Why do we do this training? Some studies have shown a decrease in phaco times, fewer intraoperative complications, and a shorter learning curve in residents who trained with a simulator (1). Ultimately, it’s our best opportunity to prepare for a surgery that medical education is unable to. No amount of skin suturing or bowel retracting as a medical student can prepare you for microsurgery inside an eyeball.

Because of the difficulty with providing pre-residency training, there is so much self-doubt surrounding our first handful of cataract surgeries. Is it normal to look this way? Is it normal for this to be so difficult? Shouldn’t my tremor at least help with nucleus disassembly? Throughout residency, we are inundated with videos of beautiful surgeries on social media. We see YouTube videos of famous surgeons doing extraordinary things inside an eye. 

“Watch as Ike Ahmed retrieves a dislocated lens and reforms a zonular apparatus using 15-0 suture.” 

“Amazing! David Chang chops a brunescent lens into 50 pieces while blindfolded with one hand tied behind his back.”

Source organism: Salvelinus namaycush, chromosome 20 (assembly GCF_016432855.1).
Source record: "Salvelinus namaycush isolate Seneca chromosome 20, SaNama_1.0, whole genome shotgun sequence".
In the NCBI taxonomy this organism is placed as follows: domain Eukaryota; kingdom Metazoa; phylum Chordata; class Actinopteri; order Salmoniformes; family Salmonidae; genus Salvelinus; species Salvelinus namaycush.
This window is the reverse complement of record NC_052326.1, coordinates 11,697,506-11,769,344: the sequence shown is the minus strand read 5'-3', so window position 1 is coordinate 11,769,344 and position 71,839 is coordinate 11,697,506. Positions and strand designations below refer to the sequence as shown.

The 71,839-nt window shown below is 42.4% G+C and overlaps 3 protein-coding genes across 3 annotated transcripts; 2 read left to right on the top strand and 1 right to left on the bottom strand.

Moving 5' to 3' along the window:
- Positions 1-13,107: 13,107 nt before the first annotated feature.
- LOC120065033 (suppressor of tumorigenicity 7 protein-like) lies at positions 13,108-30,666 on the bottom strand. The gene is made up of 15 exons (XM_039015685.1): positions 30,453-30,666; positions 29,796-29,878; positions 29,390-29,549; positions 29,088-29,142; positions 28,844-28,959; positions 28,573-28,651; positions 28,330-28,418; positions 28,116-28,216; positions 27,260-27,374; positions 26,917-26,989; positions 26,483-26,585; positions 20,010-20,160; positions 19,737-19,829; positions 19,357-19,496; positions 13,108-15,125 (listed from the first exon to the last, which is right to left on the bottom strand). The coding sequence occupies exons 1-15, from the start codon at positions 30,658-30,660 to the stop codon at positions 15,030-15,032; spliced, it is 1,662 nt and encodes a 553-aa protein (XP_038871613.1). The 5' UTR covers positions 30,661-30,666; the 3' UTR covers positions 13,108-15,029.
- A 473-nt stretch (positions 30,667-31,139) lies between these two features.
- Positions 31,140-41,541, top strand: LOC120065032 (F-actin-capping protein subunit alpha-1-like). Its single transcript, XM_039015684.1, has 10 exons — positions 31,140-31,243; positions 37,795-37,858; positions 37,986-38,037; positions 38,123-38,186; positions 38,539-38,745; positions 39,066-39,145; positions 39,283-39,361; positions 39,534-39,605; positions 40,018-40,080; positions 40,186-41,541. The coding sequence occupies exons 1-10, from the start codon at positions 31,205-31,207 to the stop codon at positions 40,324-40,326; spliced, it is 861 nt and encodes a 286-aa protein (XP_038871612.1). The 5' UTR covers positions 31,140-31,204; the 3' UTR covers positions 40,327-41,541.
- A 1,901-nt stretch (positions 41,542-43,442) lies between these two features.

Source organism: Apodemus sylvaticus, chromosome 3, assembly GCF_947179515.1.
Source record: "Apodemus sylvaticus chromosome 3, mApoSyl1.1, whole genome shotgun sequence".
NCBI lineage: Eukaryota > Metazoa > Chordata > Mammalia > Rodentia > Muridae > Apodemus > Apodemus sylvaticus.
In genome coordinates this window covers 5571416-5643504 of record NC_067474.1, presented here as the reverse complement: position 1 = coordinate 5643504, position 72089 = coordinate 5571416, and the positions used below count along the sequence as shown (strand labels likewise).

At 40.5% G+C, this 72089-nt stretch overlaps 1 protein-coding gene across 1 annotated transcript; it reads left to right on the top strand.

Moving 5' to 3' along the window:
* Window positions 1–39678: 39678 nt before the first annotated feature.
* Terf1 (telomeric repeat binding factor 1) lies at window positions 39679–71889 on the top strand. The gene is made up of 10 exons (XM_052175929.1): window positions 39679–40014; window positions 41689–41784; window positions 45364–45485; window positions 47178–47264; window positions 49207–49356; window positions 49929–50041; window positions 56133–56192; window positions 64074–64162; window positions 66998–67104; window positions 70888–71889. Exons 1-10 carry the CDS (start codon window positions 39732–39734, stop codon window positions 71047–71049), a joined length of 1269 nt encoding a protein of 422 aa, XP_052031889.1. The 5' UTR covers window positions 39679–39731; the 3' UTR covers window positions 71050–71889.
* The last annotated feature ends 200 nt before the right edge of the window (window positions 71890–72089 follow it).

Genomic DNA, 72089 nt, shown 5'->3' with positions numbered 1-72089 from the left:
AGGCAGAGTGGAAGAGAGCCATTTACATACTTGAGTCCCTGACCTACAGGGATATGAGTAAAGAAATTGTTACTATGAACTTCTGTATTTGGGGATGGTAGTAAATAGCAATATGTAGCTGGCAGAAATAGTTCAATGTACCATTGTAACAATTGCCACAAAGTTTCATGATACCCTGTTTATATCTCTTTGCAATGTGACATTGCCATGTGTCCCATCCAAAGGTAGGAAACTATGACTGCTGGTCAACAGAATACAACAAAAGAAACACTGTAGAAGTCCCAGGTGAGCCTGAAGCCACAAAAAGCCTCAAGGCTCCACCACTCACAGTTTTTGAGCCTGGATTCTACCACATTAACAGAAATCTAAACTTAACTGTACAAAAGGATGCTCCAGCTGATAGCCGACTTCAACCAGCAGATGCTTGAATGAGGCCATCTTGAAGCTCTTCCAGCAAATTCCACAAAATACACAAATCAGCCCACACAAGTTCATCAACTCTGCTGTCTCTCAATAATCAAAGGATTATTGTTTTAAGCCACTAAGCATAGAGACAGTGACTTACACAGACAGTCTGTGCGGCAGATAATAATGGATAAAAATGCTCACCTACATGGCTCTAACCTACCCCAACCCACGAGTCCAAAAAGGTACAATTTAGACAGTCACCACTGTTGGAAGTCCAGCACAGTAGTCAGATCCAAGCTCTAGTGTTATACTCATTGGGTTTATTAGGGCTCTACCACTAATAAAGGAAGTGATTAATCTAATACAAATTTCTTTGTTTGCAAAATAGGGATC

In the months leading up to my first cataract surgery, I feasted on open access surgical videos, aspiring to be the next Ike Ahmed. However, after my first few cases, all I wanted to know was that my hands were just as shaky as my peers – and that my case times were just as long, and my rhexis just as oddly shaped. I kept telling myself, there’s no way Amar Agarwal ever took 40 minutes to do a routine case. It’s hard to reconcile what we see in high definition videos of surgeons doing their 8,000th case with that of a second-year resident trying desperately to insert a cannula into a paracentesis wound. We need to let novice ophthalmic surgeons know that it’s normal to struggle. Nobody is born a cataract surgeon.

To that end, I am excited to share my first cataract surgery with a minute-by-minute commentary on my thought process, hopes, and fears during the case. At the time of writing, I am three months away from finishing residency. My surgeries look a lot different now than they did in the beginning. By sharing my first surgery, I hope to reassure those residents heading to the operating room for the first time that it’s ok to be shaky; it’s okay to be slow. Will I be the next Ike Ahmed? Who knows? But I’m willing to bet he looked like me right out of the gate.